Students of Professor Ian A. Waitz remembered his approachability, his preference for exchanges as opposed to straight lectures, and his commitment to address every question until the student was satisfied. They also appreciated his sense of humor, particularly when he was the butt of the joke. One student recalled, "One day someone in class switched the concept question up on the board when no one was looking. The question of the day became 'Which movie character does Professor Waitz most resemble?' The overwhelming answer was Egon from "Ghostbusters." His response to this was to break out laughing."
Waitz, who joined the aeronautics and astronautics faculty in 1991, enjoys his students as much as they enjoy him. "I have always loved teaching undergraduates more than any other role I play here, so it is terrific to be recognized this way," said Waitz. He is married to Associate Professor Heidi Nepf of civil and environmental engineering, herself a 2001 MacVicar Fellow.
"It would be easy to say that she inspired me because she is an excellent teacher, which is true," Waitz said of Nepf. "But what inspires me most is the excellence she brings to everything she does ... She encouraged me to think about scholarship in teaching the same way we think about scholarship in research--if you don't know something, start by reading the literature."
Like Waitz, Professor Barbara Imperiali of chemistry and biology is committed to answering students' questions promptly and completely. "She truly cared and tried her best to help her students understand and appreciate organic chemistry," said one student. Another added, "A couple of nights before every exam, she would personally hold a one-hour review session after dinner."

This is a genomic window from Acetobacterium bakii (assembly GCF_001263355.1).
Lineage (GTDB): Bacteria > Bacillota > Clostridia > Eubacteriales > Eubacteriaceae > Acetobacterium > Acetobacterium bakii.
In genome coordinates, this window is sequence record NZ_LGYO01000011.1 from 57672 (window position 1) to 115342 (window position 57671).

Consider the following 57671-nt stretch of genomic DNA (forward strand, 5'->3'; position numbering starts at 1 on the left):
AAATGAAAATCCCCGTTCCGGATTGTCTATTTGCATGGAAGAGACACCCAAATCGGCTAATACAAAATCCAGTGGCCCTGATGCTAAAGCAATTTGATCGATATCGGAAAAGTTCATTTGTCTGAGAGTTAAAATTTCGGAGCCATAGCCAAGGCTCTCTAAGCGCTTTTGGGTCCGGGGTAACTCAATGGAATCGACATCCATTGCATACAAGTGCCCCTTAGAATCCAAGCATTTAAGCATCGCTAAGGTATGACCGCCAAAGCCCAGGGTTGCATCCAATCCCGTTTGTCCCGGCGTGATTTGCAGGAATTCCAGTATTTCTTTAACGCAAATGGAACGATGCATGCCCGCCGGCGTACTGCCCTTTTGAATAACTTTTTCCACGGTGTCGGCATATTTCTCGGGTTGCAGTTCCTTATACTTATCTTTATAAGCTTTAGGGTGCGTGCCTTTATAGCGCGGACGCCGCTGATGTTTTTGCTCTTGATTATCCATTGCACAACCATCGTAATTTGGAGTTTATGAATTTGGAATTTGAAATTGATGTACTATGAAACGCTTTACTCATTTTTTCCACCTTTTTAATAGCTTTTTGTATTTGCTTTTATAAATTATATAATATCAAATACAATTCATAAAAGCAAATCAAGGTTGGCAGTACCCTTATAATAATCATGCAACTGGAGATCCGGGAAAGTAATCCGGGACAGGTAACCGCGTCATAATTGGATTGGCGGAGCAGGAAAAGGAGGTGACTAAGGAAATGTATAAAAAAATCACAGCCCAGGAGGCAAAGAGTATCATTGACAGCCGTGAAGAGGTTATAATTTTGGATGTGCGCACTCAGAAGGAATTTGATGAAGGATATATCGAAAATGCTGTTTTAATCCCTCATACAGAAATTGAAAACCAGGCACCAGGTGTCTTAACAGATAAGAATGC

"I am so lucky," said Imperiali, who spoke briefly and extemporaneously. "I get to teach a subject I love which is at the nexus of so much current research, and I get to teach MIT students--a demanding but rewarding group."
One student gave Imperiali the ultimate tribute: "She is truly the best professor I have ever had since coming to MIT."
Professor Isabelle de Courtivron of foreign languages and literatures (FLL), who is on sabbatical in Paris and was unable to attend the luncheon, sent a written message. She noted that she has wondered on many occasions whether she belonged at an institution dedicated to science, engineering and management.
"Each time I have harbored doubts about the value of my contribution to MIT education, I have tried to tell myself that the margins are what keep the pages together," de Courtivron wrote. "But I must say that I sometimes wished I could have been more central to the book. What bolstered and reassured me during these troubled times were several very precious things: the unfailing support of [Dean] Philip Khoury ... the warm companionship of my multilingual, multicultural colleagues in FLL with whom I share a vision of the world and of education; and of course the students it has been my privilege to teach over the years."
In supporting de Courtivron's nomination, one student wrote: "I feel that Professor de Courtivron deserves a MacVicar Fellowship because of her vivacity and love for teaching, as well as for the inspiration I have seen her provide each of her students."
A version of this article appeared in MIT Tech Talk on March 12, 2003.